In one embodiment the damper of FIG. 1 is often installed as part of a vehicle suspension system and a mounting lug or “eyelet” 160 formed at an end of the fluid chamber is connected to the vehicle frame while another mounting lug 162 disposed at an end of the rod is attached to the vehicle wheel (not shown). As the damper operates, the piston 115 and rod 110 move into and out of the fluid chamber 105, metering fluid through communication paths 170 and shims in the piston. An annular bumper 175 is disposed at an end of the piston rod 110 to prevent the assembly 100 from reaching a bottom-out condition.
In addition to the components of the damper described, the damper of FIG. 1 includes a pre-charge assembly 200 disposed at an end of the remote reservoir 125 (note that if the reservoir were in line with the damper so to would be such a pre-charge assembly). The pre-charge assembly includes a pre-charge gas portion 210 which is separated from the compressed gas portion 150 of the remote reservoir 125 by a partition 215. The assembly 200 also includes a fill/communication valve 220 constructed and arranged to permit initial charging of the pre-charge gas portion and to allow a user to permit fluid communication between the pre-charge portion 210 and the compressed gas portion 150.
FIG. 2 is a section view of the pre-charge assembly 200 of FIG. 1. In the embodiments of FIGS. 1 and 2, the assembly 200 is located at one end of the remote reservoir 125 of the damper 100 and the pre-charge portion 210 houses a volume of pressurized gas which is retained between an end cap 225 and partition 215. Both the end cap and the partition are sealed with O-rings 230 or other suitable seals and each is retained axially by structural rings 235 acting against shoulders 240 formed in the cap 225 and partition 215 to maintain structural integrity against the highly pressurized gas (e.g. 600-800 psi in one embodiment) that will be housed in the pre-charge portion 210. In one embodiment, the compressed gas portion 150 is isolated from the pre-charge portion and gas pressure in portion 150 is limited to atmospheric pressure. The gas pressure in portion 150 may be any suitable low pressure, preferably such that the net extension force acting on rod 110 due to the pressure may be overcome manually.
Disposed in the pre-charge assembly is a fill/communication valve 220 intended to facilitate initial filling of the pre-charge portion 210 and to provide selective communication between the pre-charge portion 210 and the compressed gas portion 150 of the remote reservoir. Thereafter, the valve 220 provides a way to further fill or adjust the combined gas portion of the reservoir with pressurized gas. The valve is shown with a protective cap 245 threaded onto an end thereof.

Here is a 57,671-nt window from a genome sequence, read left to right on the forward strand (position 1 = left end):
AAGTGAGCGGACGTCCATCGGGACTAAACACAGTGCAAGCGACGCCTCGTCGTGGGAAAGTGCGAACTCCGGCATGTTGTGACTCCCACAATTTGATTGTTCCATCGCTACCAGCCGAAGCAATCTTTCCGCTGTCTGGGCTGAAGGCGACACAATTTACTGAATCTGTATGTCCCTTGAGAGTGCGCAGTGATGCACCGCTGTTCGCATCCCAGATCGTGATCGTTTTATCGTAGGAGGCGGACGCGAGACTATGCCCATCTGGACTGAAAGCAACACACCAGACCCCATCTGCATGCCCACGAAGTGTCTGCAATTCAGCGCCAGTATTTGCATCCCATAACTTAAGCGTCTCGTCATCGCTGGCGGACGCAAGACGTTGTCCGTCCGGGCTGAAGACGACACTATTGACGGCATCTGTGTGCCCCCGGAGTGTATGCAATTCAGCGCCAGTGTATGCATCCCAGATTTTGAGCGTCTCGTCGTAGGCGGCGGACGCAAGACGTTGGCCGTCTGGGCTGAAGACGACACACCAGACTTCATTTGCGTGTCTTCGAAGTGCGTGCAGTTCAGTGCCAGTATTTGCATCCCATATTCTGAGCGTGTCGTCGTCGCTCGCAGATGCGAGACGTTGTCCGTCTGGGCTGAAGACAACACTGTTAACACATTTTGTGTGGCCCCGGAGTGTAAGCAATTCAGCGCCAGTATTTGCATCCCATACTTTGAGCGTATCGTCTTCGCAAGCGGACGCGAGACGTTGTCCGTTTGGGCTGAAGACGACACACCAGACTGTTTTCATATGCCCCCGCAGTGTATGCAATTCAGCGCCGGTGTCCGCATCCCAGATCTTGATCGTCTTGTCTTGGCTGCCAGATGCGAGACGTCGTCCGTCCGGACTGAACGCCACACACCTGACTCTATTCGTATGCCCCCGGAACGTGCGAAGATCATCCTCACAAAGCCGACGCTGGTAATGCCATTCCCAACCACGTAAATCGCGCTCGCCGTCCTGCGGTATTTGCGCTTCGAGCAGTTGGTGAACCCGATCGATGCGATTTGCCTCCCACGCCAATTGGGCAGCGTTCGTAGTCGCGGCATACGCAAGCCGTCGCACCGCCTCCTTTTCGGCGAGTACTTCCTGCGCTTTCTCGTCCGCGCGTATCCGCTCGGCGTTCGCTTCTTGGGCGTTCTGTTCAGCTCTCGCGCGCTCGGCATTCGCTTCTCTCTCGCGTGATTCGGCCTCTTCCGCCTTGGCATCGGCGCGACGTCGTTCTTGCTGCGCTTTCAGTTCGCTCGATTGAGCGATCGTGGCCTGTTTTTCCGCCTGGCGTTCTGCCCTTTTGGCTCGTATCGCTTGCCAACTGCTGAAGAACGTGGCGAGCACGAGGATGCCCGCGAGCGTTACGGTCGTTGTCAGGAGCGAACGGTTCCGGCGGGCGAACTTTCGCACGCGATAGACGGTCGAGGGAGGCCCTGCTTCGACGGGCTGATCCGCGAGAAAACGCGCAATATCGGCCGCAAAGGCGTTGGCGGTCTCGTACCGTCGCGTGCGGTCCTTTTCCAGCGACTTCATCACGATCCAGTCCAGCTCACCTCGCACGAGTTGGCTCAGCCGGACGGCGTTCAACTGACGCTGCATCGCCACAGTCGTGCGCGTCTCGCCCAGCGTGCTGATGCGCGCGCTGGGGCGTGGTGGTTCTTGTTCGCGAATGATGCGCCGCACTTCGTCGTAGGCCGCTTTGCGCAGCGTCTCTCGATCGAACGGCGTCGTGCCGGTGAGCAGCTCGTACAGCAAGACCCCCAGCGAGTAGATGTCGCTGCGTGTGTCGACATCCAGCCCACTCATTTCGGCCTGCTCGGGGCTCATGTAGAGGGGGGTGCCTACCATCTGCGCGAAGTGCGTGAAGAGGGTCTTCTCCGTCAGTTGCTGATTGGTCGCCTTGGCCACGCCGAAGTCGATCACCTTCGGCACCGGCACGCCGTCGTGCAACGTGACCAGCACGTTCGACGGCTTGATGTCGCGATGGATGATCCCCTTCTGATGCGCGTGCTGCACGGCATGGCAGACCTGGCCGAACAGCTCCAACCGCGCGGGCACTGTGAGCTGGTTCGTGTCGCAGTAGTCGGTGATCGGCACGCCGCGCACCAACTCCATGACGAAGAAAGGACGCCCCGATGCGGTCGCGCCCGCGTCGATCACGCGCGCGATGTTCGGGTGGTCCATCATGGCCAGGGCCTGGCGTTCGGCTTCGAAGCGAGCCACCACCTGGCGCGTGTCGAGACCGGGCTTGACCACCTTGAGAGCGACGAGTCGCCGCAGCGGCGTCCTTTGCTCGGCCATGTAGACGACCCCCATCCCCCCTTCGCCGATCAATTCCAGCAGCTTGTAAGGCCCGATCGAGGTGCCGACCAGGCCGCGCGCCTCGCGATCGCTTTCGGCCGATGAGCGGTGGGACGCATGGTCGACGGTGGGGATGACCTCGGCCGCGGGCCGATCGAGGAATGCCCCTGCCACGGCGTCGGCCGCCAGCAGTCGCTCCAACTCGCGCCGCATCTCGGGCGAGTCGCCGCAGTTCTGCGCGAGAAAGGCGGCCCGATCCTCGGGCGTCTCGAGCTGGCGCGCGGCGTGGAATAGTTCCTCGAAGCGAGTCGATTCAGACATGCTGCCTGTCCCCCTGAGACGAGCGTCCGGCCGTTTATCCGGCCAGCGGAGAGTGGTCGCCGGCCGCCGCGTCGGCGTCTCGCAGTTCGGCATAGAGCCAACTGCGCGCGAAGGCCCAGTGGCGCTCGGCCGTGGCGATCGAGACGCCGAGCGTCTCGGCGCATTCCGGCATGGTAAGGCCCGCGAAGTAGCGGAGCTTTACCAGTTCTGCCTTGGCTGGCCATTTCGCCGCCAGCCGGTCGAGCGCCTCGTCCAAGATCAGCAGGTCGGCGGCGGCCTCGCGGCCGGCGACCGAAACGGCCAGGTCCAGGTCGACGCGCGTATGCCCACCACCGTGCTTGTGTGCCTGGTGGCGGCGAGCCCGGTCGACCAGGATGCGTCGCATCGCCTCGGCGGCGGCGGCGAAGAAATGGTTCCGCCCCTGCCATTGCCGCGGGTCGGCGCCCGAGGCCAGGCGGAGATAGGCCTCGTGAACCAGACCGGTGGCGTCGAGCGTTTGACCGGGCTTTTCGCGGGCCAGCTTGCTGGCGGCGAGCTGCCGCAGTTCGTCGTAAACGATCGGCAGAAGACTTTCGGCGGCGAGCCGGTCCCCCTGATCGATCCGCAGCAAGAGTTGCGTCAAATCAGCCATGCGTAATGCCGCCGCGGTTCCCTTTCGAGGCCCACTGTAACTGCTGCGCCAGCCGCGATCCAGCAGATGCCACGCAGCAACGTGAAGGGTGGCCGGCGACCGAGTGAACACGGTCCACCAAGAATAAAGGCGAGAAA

The fill/communication valve 220 includes a central member 250 having external threads 255 which interact with internal threads 260 formed in the end cap 225, whereby rotation of the central member 250 provides axial movement (corresponding to the thread pitch) of the communication valve 220 relative to the end cap 225. The central member 250 includes a seal 230 at each end of the threaded portions 255, 260. In one embodiment the cap gland interior seal 230 engages a relatively smooth outer diameter of the central member 250 and seals initial pressure of the pre-charge portion 210 prior to movement of the central member 250 and corresponding gas commingling between the pre-charge portion 210 and the compressed gas portion 150. An interior portion 265 of the central member is hollow and a first communication path including apertures 270 is formed between the hollow portion of the central member 250 and the pre-charge portion 210 therearound. For example, in FIG. 2, gas communication exists only between the pre-charge portion and the central member (permitting the pre-charge portion to be initially charged without introducing gas pressure elsewhere). A second communication path apertures 275 extending from the interior portion 265 of the central member is blocked in the position shown in FIG. 2. The result is that in the position of FIG. 2, there is no fluid communication from the pre-charge portion to any other operative portion of the damper 100 (i.e. the pre-charge is isolated by the central member 250 and the partition 215.
FIG. 3 is another section view of the pre-charge assembly 200 of FIG. 2 showing the central member 250 in a shifted position, whereby fluid communication, illustrated by arrows 280, is permitted between the pre-charge portion 210 and the compressed gas portion 150 of the reservoir 125 (via apertures 270, bore 265 and apertures 275). The pre-charge assembly 200 has been shifted by rotation of the central member 250 to provide axial movement of the fill/communication valve relative to the end cap 225 and relative to the partition 215. In the position shown in FIG. 3, compressed gas flows through the first communication path, through the interior portion 265 of the central member and exiting the second communication path 275 which has been placed into fluid communication with the compressed gas portion 150. Once communication is complete, portions 210 and 125 are combined to effectively form a single larger-volume gas portion at a pressure corresponding to a volume weighted combination of the pressures of the pre-charge and the compressed gas portions.
In one embodiment, partition 215 comprises a rupture disk or frangible membrane. The membrane contains the pre-charge pressure under initial circumstances with the central member in its initial position. In such an embodiment an end of the central member is proximate the partition but does not necessarily penetrate it. The central member includes a relatively sharp end (end near apertures 275) that is capable of piercing the partition upon axial movement of the central member. The central member is axially moved toward the membrane as described herein (or in other suitable fashion) and the sharp end of the central member pierces the partition thereby communicating the pre-charge portion gas with the compressed gas portion gas. That results in gas commingling as described herein.